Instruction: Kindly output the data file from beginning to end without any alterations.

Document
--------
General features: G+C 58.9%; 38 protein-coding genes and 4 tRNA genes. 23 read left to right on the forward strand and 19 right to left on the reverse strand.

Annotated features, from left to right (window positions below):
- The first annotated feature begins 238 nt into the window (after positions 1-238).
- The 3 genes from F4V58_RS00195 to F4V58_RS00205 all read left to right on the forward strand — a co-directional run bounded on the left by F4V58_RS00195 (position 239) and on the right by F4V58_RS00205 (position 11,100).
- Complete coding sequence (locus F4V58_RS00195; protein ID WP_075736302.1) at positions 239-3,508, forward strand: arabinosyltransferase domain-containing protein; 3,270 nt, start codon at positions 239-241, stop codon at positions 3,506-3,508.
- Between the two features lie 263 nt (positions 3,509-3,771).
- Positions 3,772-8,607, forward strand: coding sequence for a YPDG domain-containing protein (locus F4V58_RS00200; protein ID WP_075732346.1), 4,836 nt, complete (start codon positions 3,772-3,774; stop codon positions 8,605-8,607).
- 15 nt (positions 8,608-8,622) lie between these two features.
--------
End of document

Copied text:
General features: G+C 58.9%; 38 protein-coding genes and 4 tRNA genes. 23 read left to right on the forward strand and 19 right to left on the reverse strand.

Annotated features, from left to right (window positions below):
- The first annotated feature begins 238 nt into the window (after positions 1-238).
- The 3 genes from F4V58_RS00195 to F4V58_RS00205 all read left to right on the forward strand — a co-directional run bounded on the left by F4V58_RS00195 (position 239) and on the right by F4V58_RS00205 (position 11,100).
- Complete coding sequence (locus F4V58_RS00195; protein ID WP_075736302.1) at positions 239-3,508, forward strand: arabinosyltransferase domain-containing protein; 3,270 nt, start codon at positions 239-241, stop codon at positions 3,506-3,508.
- Between the two features lie 263 nt (positions 3,509-3,771).
- Positions 3,772-8,607, forward strand: coding sequence for a YPDG domain-containing protein (locus F4V58_RS00200; protein ID WP_075732346.1), 4,836 nt, complete (start codon positions 3,772-3,774; stop codon positions 8,605-8,607).
- 15 nt (positions 8,608-8,622) lie between these two features.